Thursday, June 28, 2012

Turkeys and Chickens in Kenya

Bret has regular visitors while staying at the KCC.  Sometimes they come to say "hi" or "welcome", sometimes they come bearing gifts, as is often the case of the families of our scholarship students.

A scholarship student and his family bring a duck as a gift to Bret

With the help of Self Reliant Agriculture, we are teaching villagers how to grow bigger, stronger and healthier chickens.  Chickens in our village area are common, but rarely do they have any size.  They are usually scrawny because they are exposed to sickness and disease without receiving the necessary antibiotics, while running wild foraging for their food. Our chickens receive the best of care from the time they exit the egg, never touching the Kenyan soil until they are over a month old.  Antibiotics are administered regularly to fight off the common avian illnesses that are so prevalent here, and our feed is the best available.  In return, our birds are healthy, with higher egg output.  The villagers are seeing the returns of keeping healthy animals, and are beginning to adopt the methods we are teaching.  The end result is to provide eggs and meat for the children on a regularly basis, and our strides are beginning to pay off.

Chicks in an enclosure get a healthy start
 Turkeys are VERY rare in Kenya, and fetch a price that is more than twice what they cost in America.  The Head Teacher at the South Summit School, Mama Mishi, had an outlet to sell turkeys, but had sold her birds in order to pay medical bills for her daughter that was born last year with Downs Syndrome.  With her contacts and willingness to care for the birds, we launched a private venture to raise these birds. 

Mama Mishi's daughter, Chizi (cheese-ee), entered the hen house to show us one of the nests that is full of eggs. There are four more nests just like this one, indicating that Thanksgiving platters in Mombasa will be filled with our birds.

 This Tom is a great model showing the overall health of our flock.  And there are more healthy birds strutting around our turkey enclosure.

The most exciting thing about our current work in Kenya is the innovative new projects, and the ability we have to incorporate fresh ideas into the work.  We are well established in the community, and our continued support of village schools and students, as well as multiple other projects has earned the trust of the villagers.  They are beginning to come to us with new ideas, and the partnerships we are creating will provide great opportunities for the future.


Sunday, June 24, 2012

Kenya Updates - June 2012

Bret has been in Kenya for nearly 2 weeks.  There is a small expedition there now, with more board members to arrive this week, and 2 large expeditions coming in July.  There is a lot of activity going on.  Here are a few photos and explanations of what they are from Bret:

The innocent eyes of young Kambi (Cam-bee) look curiously into his first camera, fearful of the white man smiling at him.  He is the son of our seamstress, Mbeyu (Mm-bay-you), so he had better not shed those tears every time he sees one of us, or he'll surely become dehydrated.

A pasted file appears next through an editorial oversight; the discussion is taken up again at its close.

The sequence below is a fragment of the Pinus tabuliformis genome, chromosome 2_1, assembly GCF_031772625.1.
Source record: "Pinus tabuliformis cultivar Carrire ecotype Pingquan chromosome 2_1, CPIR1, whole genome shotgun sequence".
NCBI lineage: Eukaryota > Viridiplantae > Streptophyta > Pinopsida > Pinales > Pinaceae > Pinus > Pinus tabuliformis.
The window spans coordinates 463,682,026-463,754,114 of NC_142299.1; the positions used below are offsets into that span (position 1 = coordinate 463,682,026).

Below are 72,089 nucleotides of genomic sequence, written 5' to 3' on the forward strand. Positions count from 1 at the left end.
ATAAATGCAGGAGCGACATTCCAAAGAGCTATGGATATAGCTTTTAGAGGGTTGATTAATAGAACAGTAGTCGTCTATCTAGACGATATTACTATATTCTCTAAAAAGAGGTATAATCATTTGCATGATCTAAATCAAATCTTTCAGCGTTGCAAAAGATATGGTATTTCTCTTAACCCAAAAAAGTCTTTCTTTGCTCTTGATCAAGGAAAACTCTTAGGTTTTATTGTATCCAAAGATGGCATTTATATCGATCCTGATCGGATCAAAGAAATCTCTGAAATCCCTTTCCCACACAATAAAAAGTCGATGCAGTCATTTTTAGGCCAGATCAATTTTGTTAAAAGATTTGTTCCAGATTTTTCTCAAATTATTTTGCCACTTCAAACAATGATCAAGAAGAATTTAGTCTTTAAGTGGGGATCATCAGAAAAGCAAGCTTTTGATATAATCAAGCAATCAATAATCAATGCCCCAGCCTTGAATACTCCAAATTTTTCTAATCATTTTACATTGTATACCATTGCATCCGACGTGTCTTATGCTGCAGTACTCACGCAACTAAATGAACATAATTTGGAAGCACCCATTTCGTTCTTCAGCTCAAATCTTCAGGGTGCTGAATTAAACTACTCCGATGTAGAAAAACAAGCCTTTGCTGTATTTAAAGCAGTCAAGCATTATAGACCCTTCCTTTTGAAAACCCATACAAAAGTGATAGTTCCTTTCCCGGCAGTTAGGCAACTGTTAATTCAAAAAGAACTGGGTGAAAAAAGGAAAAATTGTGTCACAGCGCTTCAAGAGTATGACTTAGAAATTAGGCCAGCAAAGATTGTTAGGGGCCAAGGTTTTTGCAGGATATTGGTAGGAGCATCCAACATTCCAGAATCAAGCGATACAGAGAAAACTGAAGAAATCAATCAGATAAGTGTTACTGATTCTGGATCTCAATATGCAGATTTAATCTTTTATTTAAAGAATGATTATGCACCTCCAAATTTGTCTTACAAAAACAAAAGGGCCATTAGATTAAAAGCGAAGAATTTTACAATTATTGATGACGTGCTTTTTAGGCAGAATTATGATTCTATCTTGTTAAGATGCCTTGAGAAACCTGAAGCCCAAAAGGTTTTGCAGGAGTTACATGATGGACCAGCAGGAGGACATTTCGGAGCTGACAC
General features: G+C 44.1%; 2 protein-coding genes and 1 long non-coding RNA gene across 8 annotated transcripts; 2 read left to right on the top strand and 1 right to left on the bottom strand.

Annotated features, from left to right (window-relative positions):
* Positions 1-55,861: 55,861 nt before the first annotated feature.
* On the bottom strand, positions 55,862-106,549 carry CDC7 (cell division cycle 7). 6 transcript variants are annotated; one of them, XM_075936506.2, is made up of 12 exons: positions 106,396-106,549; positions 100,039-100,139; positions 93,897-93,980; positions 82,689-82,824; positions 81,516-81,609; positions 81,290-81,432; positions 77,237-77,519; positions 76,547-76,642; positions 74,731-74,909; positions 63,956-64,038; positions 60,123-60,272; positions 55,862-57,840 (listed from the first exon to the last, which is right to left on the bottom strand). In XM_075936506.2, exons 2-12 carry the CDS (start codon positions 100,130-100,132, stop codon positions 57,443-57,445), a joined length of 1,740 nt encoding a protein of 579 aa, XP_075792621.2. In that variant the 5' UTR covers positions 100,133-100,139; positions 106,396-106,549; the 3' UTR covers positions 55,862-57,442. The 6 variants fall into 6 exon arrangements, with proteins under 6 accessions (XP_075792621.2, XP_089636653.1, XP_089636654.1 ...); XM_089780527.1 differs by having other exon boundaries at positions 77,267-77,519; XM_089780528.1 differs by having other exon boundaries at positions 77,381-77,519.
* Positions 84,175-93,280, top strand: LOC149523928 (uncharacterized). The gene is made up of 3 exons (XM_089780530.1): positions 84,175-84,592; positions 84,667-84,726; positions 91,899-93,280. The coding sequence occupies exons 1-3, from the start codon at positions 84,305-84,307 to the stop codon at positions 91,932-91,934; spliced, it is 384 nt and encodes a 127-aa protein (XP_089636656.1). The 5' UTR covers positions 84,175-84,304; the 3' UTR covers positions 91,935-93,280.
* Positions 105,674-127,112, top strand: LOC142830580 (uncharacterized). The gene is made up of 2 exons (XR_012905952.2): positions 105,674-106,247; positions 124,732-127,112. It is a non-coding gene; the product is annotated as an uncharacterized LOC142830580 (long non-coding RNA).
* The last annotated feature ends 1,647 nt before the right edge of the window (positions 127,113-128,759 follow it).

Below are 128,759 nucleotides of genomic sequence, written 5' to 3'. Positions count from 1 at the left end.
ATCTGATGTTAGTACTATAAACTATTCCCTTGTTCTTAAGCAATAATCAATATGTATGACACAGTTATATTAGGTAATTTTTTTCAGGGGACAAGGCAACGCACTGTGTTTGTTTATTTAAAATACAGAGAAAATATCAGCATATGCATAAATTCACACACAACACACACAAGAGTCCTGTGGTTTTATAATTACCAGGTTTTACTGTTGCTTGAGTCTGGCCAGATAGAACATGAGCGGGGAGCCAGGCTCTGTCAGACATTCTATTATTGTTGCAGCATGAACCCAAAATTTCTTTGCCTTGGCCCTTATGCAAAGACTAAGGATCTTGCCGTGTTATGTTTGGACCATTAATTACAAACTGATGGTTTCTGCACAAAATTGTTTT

Halee cuddles a newborn that she helped deliver at our dispensary.  Although she has a nursing background, helping bring this baby into the world was a special experience.

Sandra Dahl stands in front of the bore hole that is being drilled courtesy of the generous students and parents of Orion Junior High.  Once finished, this water well will change the lives of more families than any other single project in the area.  Clean drinking water, an additional growing season for vegetables, and the eradication of many water-borne diseases that are so common to surface water.  Priceless!

As the outside walls are completed, roofing begins on the youth group huts.  Within a couple of days the initial mudding will be applied, and by the time our youth group arrives they will assist in the completion of these palatial dwellings, spending two weeks walking in the shoes of the Kenyans we serve.  This group of young adults will have an experience that even the most veteran Koins supporters have never enjoyed.

I believe that Bret Matano was the first "Bret" in the village area.  There is rumor that one exists who is just a little bit older, but I don't know to whom they are referring as there are a few within this age range.  I believe this one looks more like me than the others, plus he practices his English and can communicate with me while the others cannot.  He knows I'm good for a few cookies when he walks the 2 miles of paths from his house to the Koins Center.....a journey well worth the effort.

The heavens opened yesterday washing away the dust while it washed away many concerns about the survivability of our villager's crops.  The level of humidity skyrocketed after the storms passed, but so did the water behind our Dam on Kevin's Creek.  The outlook on our gardens, construction projects, and interactive programs for our upcoming expedition could not be better.

I will post more as photos come my way.  There is so much happening in Kenya! 

Asante Sana,